Does Williams think the Fed was too lax in the 2000s?

People are still wondering who is responsible for the real estate debt bubble. Although there are many complementary explanations, the most controversial arguments concern the role of monetary policy. Careful analysis suggests that John Williams, the new chairman of the Federal Reserve Bank of New York, may agree with those who attribute this decline to excessively low interest rates. (For more on his point of view, click here.)

Remember what the world looked like almost two decades ago.

John Williams

Rob Kim

In response to the triple shock of the technology crisis, the terrorist attacks of September 11 and the wave of corporate failures in the early 2000s, Fed Chairman Alan Greenspan and the majority of his colleagues lowered the key rate to 1%. They felt that low interest rates were needed to offset the effect of lower stock prices. Business investment has collapsed, consumer prices have barely risen and the labor market has stagnated. The hope was that cheap credit could restore confidence and stimulate additional household spending. If the dollar depreciates in favor of exporters, so much the better.

This strategy included known risks. The minutes of the Federal Open Market Committee meetings raise concerns about housing prices and the exploitation of their real estate holdings as early as 2001. Charles Kindleberger, famous financial historian and author of Manias, Panics and Crashes, has spent the end of his life "cutting the clippings that suggests a bubble on the housing market, especially on the west coast," according to a profile of July 2002.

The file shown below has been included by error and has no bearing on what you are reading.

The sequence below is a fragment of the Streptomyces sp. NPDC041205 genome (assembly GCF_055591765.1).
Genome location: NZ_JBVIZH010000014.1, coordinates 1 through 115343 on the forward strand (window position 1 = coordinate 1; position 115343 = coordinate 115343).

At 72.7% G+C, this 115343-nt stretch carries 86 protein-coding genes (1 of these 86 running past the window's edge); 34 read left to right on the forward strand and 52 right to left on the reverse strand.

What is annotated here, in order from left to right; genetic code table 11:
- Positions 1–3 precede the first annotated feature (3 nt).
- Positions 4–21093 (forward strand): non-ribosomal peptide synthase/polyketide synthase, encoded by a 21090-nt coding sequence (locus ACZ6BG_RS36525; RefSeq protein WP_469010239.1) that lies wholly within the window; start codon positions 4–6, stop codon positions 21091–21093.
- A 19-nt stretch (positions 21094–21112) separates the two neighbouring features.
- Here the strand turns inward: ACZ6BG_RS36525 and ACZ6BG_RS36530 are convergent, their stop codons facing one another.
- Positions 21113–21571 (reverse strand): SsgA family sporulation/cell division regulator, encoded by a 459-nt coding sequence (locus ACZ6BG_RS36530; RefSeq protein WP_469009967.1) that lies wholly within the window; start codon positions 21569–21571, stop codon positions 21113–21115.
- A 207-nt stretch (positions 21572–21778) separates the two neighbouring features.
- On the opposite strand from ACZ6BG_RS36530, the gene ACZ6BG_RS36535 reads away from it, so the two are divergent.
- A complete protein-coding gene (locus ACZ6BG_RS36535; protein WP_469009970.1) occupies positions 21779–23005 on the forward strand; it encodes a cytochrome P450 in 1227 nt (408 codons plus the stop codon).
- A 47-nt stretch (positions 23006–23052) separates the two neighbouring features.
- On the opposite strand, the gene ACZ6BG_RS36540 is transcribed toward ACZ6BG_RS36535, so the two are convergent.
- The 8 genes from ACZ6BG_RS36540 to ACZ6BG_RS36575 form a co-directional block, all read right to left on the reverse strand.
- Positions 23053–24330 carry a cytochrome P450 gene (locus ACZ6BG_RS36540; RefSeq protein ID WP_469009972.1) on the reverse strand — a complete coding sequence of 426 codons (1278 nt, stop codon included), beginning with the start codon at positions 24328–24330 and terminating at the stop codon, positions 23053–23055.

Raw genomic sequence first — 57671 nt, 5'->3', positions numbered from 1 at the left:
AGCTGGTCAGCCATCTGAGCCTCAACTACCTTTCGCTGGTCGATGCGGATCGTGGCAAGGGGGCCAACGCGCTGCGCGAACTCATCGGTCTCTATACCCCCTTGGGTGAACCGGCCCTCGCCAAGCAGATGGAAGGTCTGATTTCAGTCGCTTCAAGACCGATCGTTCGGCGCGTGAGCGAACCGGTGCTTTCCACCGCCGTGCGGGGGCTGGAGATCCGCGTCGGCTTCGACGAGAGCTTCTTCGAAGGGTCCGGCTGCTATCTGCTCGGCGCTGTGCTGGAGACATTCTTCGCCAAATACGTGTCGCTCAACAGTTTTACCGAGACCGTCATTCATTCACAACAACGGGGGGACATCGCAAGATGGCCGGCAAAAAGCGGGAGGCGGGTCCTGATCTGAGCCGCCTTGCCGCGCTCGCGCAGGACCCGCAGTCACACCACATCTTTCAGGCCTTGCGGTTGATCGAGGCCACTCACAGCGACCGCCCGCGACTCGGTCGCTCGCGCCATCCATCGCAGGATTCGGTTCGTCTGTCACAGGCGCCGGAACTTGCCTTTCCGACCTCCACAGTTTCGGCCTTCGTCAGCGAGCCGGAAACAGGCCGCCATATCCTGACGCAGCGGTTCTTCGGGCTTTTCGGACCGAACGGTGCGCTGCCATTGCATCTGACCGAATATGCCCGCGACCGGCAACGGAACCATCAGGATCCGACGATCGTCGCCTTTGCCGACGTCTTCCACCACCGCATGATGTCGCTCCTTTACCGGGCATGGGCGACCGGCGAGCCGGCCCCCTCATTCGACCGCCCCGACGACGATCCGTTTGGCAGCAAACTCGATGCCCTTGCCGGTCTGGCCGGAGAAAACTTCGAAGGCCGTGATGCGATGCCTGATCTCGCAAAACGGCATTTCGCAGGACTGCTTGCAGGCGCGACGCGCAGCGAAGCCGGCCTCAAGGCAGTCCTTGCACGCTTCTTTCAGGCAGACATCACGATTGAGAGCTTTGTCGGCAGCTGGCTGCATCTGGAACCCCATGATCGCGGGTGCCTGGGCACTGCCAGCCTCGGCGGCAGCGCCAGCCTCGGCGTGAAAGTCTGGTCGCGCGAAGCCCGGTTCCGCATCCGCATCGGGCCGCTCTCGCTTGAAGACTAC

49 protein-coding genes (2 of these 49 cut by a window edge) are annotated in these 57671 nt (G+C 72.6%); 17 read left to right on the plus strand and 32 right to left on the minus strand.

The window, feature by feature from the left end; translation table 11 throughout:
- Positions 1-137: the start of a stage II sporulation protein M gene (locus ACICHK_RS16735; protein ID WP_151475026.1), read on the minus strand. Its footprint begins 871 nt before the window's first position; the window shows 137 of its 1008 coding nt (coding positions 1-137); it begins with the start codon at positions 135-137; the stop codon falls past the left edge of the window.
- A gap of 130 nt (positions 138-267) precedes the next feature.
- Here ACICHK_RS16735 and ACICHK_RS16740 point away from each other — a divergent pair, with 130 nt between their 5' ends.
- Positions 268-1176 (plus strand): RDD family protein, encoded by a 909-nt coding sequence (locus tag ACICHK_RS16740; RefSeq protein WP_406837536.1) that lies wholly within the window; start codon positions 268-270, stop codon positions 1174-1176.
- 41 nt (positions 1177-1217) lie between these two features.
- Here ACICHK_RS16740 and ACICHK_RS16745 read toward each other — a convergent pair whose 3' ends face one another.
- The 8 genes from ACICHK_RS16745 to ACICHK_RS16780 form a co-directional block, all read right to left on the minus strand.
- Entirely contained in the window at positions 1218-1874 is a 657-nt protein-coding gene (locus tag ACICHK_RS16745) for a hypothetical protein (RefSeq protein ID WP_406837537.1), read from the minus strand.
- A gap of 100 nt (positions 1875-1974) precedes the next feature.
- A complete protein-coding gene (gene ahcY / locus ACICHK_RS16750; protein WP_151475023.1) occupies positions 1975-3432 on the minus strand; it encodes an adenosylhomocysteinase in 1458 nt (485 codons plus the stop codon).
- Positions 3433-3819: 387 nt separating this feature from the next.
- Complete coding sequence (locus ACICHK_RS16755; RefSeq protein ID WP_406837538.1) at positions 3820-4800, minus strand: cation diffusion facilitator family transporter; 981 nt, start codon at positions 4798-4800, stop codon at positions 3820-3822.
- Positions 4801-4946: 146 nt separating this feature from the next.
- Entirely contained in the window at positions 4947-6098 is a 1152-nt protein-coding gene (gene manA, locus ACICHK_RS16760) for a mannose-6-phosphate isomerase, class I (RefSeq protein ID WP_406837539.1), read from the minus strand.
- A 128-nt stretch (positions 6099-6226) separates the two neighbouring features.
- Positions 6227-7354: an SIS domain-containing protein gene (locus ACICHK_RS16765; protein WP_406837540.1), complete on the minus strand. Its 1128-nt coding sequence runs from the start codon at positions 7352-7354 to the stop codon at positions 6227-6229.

Fed officials were also open about what they were doing, at least at FOMC meetings. The meeting of March 16, 2004 was particularly remarkable. Consider the following passage from Donald Kohn, then a member of the Board of Governors after spending years as a senior Fed official:

Political developments – and the prospect of their persistence – distort asset prices. Most of these distortions are deliberate and constitute a desirable effect of the political position. We have tried to reduce interest rates below long-run equilibrium rates and raise asset prices to stimulate demand … Macroeconomic imperatives are likely to offset any threat to financial stability or stability long-term economic growth resulting from accommodative policies.

Many outside observers criticized the Fed for its policies at the time, including John Taylor of Stanford University and William White of the Bank of International Settlements. Their arguments were varied, but all agreed that Kohn and Greenspan underestimated the dangers of the financial system and exaggerated the need for the real economy to have additional financial resources.

Alan Greenspan

Andrew Harrer / Bloomberg

John Williams, Fed career economist, who recently chaired the San Francisco Fed and will soon be one of the world's largest monetary policy makers when moving to New York, n & # 39 not much commented on this question. However, he is well known for his research on the "natural interest rate," especially for his view that the current level of the Fed's "natural" policy rate is about 0% after subtracting inflation.